Coming from the West, homecoming’s a time to count my blessings. After meeting so many people in east Asia with American Dreams, I’ve had to take a second look at the things I’ve taken for granted in the heartland. Running water, hot showers, sit-down toilets and toilet paper have suddenly taken on a new meaning. American civil society is fun as hell, and there’s no doubt that it’s well-ripened, if not past its prime…

To my friends with American Dreams, wherever you may be: every place has its problems. My country experiences a mindless devotion to total work, something like a money cult that’s probably only rivaled in Japan and South Korea. THIS is something that I like to escape because there’s a lot more to life than helping rich people get richer by selling my precious time.

You can earn American bucks here, but you gotta spend ‘em too, and they’re declining against the rest of the world’s major currencies! Quite a paradox. Especially for us.

That’s why it’s high time to embrace the New American Dream.


It’s a pleasure to be back home, but my feet are the new masters of the universe.

All I need to do now is realize where I wanna be before I’m enchanted out the door yet again with caution thrown to the wind. The best adventures are left to chance aren’t they? I can already feel another walk-about coming on.

How do you deal with homecoming and reverse culture shock?
By economic necessity I’m back to total work (for now!)

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6 Responses to “A Bittersweet Homecoming”

  1. jill says:

    Great tips on how to deal with reverse culture shock. Have definitely been there done that. I’m always amazed at human’s ability to adapt. Soon it’ll feel like your new routine is what you’ve been doing all along.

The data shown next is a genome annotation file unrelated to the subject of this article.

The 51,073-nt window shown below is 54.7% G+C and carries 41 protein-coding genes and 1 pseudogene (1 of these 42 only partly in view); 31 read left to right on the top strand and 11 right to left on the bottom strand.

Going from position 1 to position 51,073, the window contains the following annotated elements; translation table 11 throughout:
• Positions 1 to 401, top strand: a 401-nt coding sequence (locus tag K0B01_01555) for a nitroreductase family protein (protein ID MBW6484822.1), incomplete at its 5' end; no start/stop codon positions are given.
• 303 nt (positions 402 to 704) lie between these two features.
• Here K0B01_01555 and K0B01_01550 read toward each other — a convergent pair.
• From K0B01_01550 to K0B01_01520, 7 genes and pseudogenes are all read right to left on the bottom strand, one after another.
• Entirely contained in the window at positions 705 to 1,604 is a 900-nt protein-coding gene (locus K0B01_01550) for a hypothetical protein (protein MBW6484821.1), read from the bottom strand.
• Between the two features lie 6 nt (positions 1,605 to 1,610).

• Dave says:

      I too am completely amazed by our survival and adaptive instincts. Can’t wait until I’ve traveled enough that even reverse culture shock becomes so habitual that it’s passé.

  2. Giulia says:

    I have similar feelings every time I go home after a long trip. I live in Italy so it’s very different, but it’s somehow hard to adapt again!
    Now that I’ve been at home for 3 months, I still struggle to feel comfortable in everything. Truth is, there is no place in the world at this time where I can say “I fit 100%”. Good or bad? No idea. :)

    • Dave says:

      I guess it’s the perennial coming home to see it ‘as if for the first time’, isn’t it? It seems like the more we travel, the more we come to call the entire planet our home. Maybe fitting in 100% isn’t as good as we’re made to believe!

  3. Giulia says:

    Hmmm and I have no idea why your face is showing next to my comment :D

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Meet Dave

Meet DaveUnfulfilled by consumer lifestyles, I left on a really slow trip around the world. As a 3rd eye traveler on the New American Dream, my aim is to inspire and cultivate conscious living along the way....Read More...